It hasn’t taken long for science teacher Nicci Hilton to put her stamp on the way the subject is being taught in Australia.


In the fours years since graduating, in 2006, from the University of New England with her Bachelor’s degree (she’s currently studying for a Masters in Education at the university), she has won a swag of awards for science teaching, the latest being a Churchill Fellowship. It will take her on a six-week tour of the United States to visit science teaching facilities and allow her to further explore her interest in how a scaffold can be created to encourage experimentation and self directed learning in science.


Her first teaching appointment at Cowra High culminated in recognition at the Australian Government Quality Schooling Awards in 2008 and the Minister for Education’s Medal of Distinction, not to mention the University of New England Distinguished Alumni award for that year. 


She says, “The appointment at Cowra was a long way from home, so I decided to make the most of it and really apply myself.”


Seeing that the school had a strong, perhaps too strong, focus on rugby league, which doesn’t rate among Nicci Hilton’s interests, she went about transforming the way science was taught and regarded at the school.


She started with a science quiz with a prize incentive in every school newsletter. It was a hit and the ball was set rolling. Building on the enthusiasm, she entered Cowra in every science award program available. The Cowra science students began to do very well, placing in or winning some 15 science competitions including the Rio Tinto Big Science Competition and The International Competitions and Assessments for Schools Science Competition.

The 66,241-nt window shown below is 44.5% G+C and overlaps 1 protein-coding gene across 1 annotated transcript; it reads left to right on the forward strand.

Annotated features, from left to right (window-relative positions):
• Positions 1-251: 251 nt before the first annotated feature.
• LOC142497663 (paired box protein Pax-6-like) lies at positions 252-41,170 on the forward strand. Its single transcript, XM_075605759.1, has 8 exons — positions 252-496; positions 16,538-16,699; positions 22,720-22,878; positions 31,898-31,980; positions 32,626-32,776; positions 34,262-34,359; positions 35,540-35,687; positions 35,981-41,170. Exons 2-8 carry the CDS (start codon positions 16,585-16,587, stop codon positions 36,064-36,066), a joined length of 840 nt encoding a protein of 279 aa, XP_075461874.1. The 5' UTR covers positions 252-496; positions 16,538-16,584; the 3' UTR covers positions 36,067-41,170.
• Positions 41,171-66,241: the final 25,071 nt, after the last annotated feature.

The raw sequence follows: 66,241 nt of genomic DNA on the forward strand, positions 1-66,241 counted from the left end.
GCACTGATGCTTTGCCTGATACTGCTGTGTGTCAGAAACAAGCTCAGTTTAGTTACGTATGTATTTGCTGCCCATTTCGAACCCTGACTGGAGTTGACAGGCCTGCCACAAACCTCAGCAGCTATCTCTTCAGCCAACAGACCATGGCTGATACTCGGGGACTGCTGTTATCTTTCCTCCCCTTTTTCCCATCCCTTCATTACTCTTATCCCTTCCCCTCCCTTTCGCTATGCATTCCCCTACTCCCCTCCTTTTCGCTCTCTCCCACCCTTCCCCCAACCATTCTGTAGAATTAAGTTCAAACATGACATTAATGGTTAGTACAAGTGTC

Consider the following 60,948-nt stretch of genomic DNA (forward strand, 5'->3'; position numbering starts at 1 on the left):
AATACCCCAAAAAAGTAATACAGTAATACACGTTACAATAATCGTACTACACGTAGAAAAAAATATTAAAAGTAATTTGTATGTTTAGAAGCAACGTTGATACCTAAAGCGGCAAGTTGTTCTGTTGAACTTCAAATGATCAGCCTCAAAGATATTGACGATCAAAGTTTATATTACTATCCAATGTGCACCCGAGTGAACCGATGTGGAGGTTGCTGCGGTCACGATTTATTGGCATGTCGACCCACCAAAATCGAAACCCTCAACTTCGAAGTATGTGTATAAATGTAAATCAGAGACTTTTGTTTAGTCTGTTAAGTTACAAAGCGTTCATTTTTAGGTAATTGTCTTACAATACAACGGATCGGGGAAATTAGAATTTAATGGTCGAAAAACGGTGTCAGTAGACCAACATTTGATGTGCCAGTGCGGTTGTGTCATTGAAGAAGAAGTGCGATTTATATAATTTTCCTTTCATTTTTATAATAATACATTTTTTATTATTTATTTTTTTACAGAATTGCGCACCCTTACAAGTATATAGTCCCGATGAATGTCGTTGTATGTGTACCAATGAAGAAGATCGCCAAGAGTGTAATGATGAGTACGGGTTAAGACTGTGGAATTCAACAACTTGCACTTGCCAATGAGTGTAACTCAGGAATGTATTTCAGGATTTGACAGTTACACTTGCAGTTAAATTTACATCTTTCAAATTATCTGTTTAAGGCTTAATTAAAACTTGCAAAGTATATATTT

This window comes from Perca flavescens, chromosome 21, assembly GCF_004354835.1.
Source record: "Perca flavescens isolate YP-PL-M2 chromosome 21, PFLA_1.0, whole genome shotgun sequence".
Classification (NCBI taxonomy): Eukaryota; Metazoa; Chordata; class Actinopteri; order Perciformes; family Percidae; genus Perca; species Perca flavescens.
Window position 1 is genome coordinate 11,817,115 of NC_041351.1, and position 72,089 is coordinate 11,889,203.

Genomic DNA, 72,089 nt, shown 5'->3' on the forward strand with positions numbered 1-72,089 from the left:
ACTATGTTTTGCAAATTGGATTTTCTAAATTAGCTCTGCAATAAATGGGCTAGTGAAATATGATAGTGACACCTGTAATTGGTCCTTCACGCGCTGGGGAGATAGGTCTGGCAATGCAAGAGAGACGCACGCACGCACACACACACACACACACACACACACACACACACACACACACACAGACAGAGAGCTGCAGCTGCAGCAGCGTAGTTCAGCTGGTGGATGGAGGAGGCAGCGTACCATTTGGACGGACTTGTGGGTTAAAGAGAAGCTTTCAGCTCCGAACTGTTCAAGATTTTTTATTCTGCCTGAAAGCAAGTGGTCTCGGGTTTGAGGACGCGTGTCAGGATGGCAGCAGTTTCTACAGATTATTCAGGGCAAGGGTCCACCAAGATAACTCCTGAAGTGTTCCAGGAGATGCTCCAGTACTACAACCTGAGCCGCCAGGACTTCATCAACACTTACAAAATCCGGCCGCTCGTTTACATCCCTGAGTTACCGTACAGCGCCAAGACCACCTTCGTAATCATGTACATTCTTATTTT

She says that the impact of her efforts really struck home though when a student approached her while she was doing her shopping and said, “We’re going to become known as the science school”.


She was also instrumental in setting up a science club at the school, which has proved to be something of a leveller, “The club was not only a hit with the quicker students who needed extra work and stimulation but also with the less academic kids who were encouraged into scientific experimentation and research.”


Her successes attracted the attention of some very heavy hitters in education, with Prof Denis Goodrum approaching her personally to contribute to the framing paper for the national science curriculum.


“He wanted the opinion of a young science teacher and invited me to Canberra to take part in the creation of the framing paper, which was really exciting.”


Keeping up with the assembled luminaries was challenging but exhilarating nevertheless, “Sometimes even understanding the language they were using was a challenge.”


Her major contribution to the paper was the idea that science be taught holistically, “all sciences are related so teaching science in stand alone topics is a bit redundant,” she says.


Encouragingly, the data indicate that while open-ended investigation advocated by the framing paper has always been good in NSW, its popularity as an approach is gathering pace everywhere else.


That interest in open-ended research was at the centre of Nicci Hilton’s application for the Churchill Fellowship, “encouraging students to conduct research and experimentation is one thing, but the danger is that students will be somewhat lost, we need to set up a scaffolding which will give them a pathway through research,” she said.


She takes off for the US in March with mum in tow to visit six states in six weeks. Landing in California, she will travel to Arizona, Georgia, Florida, Washington DC and New York City.


She will visit the National Sciences Resource Centre in Washington and will present at the annual National Science Teachers Association Conference.


Her success in winning the Churchill Fellowship has been the result of hard work paying off and some gentle prodding by Cheryl O’Connor, the then CEO of the Australian College of Educators.


“Cheryl took me aside at a party where there were a lot of successful young people, I remember her telling me, ‘The thing that all these people have in common is travel’ and encouraged me to apply for a Fullbright Scholarship. I ended up applying for the Churchill Fellowship after some research. I was rejected the first time on the grounds that I didn’t have enough experience but I reapplied this year and got it,” she says.